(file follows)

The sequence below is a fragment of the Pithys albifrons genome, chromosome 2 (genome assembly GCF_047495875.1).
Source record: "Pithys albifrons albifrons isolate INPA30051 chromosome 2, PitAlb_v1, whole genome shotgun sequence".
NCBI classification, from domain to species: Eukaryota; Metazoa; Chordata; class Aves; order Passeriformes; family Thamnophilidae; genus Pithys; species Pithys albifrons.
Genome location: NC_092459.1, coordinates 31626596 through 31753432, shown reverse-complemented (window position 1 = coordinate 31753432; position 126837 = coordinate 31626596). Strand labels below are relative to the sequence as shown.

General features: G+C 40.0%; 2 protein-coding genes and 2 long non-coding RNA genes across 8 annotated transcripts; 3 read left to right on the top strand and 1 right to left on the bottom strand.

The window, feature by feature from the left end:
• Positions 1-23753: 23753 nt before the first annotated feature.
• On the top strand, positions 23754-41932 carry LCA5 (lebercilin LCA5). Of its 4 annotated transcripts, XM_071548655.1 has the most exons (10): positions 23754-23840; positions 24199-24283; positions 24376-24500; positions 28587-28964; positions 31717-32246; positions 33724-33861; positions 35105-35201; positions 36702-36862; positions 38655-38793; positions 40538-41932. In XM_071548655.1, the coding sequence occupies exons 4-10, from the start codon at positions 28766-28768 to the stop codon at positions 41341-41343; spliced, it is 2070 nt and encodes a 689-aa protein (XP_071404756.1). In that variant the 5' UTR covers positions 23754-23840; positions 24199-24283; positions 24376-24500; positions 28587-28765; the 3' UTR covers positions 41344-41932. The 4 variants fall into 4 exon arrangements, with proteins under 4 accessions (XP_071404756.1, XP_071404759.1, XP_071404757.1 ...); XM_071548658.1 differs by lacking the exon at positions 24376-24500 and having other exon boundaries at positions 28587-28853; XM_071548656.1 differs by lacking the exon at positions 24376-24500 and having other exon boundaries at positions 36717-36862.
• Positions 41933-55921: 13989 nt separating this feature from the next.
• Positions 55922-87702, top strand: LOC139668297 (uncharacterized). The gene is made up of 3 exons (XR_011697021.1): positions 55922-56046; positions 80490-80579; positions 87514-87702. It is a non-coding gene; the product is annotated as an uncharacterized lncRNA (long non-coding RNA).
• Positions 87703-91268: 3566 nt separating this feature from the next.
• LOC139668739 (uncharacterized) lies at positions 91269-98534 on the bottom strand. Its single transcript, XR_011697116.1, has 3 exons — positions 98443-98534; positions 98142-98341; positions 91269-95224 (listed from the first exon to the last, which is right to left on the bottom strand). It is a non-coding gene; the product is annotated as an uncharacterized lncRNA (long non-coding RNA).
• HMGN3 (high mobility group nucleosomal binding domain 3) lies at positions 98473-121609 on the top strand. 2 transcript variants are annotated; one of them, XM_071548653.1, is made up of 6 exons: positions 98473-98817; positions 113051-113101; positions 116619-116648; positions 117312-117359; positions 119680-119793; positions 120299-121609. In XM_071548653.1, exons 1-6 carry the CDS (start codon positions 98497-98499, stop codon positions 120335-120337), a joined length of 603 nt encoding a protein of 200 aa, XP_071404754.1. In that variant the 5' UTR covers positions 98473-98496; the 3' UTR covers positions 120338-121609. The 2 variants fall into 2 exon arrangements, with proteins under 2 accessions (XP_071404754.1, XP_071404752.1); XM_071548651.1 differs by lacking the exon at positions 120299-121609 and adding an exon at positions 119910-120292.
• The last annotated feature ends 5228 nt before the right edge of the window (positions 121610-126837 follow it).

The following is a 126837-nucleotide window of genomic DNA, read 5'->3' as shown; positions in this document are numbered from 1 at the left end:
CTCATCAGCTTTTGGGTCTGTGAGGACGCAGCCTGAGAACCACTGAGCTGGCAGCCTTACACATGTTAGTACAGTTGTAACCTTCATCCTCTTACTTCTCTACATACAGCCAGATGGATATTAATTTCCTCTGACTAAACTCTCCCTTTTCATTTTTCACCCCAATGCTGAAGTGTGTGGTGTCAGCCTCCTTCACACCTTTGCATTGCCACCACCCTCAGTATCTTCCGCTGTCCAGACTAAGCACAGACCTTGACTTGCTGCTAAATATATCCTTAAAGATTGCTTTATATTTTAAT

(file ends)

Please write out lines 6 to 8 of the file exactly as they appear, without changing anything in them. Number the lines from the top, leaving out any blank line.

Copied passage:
The window, feature by feature from the left end:
• Positions 1-23753: 23753 nt before the first annotated feature.
• On the top strand, positions 23754-41932 carry LCA5 (lebercilin LCA5). Of its 4 annotated transcripts, XM_071548655.1 has the most exons (10): positions 23754-23840; positions 24199-24283; positions 24376-24500; positions 28587-28964; positions 31717-32246; positions 33724-33861; positions 35105-35201; positions 36702-36862; positions 38655-38793; positions 40538-41932. In XM_071548655.1, the coding sequence occupies exons 4-10, from the start codon at positions 28766-28768 to the stop codon at positions 41341-41343; spliced, it is 2070 nt and encodes a 689-aa protein (XP_071404756.1). In that variant the 5' UTR covers positions 23754-23840; positions 24199-24283; positions 24376-24500; positions 28587-28765; the 3' UTR covers positions 41344-41932. The 4 variants fall into 4 exon arrangements, with proteins under 4 accessions (XP_071404756.1, XP_071404759.1, XP_071404757.1 ...); XM_071548658.1 differs by lacking the exon at positions 24376-24500 and having other exon boundaries at positions 28587-28853; XM_071548656.1 differs by lacking the exon at positions 24376-24500 and having other exon boundaries at positions 36717-36862.